In order to monitor key block displacement a comprehensive monitoring program was executed at the East face for the marginally stable blocks (Block I, II, III, see Figure 5).


Figure 6. Monitoring data for Blocks I, II, III


The monitoring instruments (produced by DINA Electronics Ltd.) consist of displacement, pressure, temperature, and humidity transducers. The displacement transducers (or “joint meters”) which were installed (Model DI-800) have a range of 50mm with 0.5% linearity full scale. The joint meters were mounted in parallel with the expected displacement direction such that block opening yielded transducer extension, denoted here as negative. Four, four, and two joint meters were initially installed in blocks I, II, and III respectively. In addition a control joint meter was installed on intact bedrock near Block II. The pressure transducers are 225X95mm Flat Jacks (Model DI-260) with a range of 20kg/cm2 and a linearity of 0.25% full scale. One flat jack was initially installed at the foot of each key block such that opening from the back joints and sliding along sliding planes would be coupled by induced compression in the flat jack, denoted here as positive.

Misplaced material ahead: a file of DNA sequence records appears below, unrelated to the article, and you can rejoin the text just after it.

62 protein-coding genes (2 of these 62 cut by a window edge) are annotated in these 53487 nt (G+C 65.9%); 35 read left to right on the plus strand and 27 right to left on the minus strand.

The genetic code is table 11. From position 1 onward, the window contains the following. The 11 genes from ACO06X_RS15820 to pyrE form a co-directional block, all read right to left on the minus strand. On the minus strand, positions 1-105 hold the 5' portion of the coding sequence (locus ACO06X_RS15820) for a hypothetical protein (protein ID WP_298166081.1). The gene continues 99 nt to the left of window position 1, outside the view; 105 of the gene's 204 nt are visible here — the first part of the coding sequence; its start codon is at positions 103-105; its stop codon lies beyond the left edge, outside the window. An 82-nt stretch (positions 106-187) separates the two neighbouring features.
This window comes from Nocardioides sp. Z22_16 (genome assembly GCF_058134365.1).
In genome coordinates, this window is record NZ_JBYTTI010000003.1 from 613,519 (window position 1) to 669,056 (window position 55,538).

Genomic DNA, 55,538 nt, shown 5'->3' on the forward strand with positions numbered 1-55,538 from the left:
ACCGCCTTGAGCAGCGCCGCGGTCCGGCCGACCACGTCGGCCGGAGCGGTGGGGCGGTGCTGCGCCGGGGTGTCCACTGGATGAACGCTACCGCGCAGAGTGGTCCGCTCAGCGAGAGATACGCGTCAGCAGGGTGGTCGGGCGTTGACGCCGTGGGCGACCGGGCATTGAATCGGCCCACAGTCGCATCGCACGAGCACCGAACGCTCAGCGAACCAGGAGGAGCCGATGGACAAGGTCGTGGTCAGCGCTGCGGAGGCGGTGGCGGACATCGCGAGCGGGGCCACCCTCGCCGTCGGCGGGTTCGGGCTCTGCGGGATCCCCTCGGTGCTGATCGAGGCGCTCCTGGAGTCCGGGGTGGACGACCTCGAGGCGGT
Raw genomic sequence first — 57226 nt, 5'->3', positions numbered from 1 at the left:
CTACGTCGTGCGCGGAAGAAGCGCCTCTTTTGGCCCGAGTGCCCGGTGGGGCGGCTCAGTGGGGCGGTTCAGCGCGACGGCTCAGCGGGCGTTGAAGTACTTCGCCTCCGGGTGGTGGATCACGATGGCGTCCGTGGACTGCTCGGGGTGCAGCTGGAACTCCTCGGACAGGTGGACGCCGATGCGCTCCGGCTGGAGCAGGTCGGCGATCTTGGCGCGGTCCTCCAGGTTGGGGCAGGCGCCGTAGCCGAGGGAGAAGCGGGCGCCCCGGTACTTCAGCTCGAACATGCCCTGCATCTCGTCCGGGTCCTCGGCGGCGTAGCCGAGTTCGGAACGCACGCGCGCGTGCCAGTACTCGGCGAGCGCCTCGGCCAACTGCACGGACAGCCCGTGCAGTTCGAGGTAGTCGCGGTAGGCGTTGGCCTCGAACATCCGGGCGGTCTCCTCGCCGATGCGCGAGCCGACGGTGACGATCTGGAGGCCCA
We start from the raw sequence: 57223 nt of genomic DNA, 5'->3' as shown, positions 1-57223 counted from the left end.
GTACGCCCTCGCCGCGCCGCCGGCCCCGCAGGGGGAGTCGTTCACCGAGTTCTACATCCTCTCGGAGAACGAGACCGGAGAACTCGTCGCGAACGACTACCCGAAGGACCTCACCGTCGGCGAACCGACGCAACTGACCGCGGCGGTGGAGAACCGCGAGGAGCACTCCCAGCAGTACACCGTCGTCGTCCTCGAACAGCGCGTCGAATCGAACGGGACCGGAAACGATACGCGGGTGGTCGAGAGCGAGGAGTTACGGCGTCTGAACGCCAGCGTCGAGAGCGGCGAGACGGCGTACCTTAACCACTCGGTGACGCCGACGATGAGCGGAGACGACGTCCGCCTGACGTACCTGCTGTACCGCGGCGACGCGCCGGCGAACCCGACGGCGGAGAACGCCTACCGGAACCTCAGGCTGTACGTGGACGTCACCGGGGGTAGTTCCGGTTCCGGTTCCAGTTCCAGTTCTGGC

The monitoring program started at January 1998 and terminated in November 1998 after permanent support was installed in Blocks I and II (anchoring took place between August and November, 1998). Block III was left unsupported for long term monitoring of natural rock slope behaviour (the block, which can not be seen in Figure 5, is not endangering the visitors’ path). Data from all channels have been logged every four hours during the monitoring period.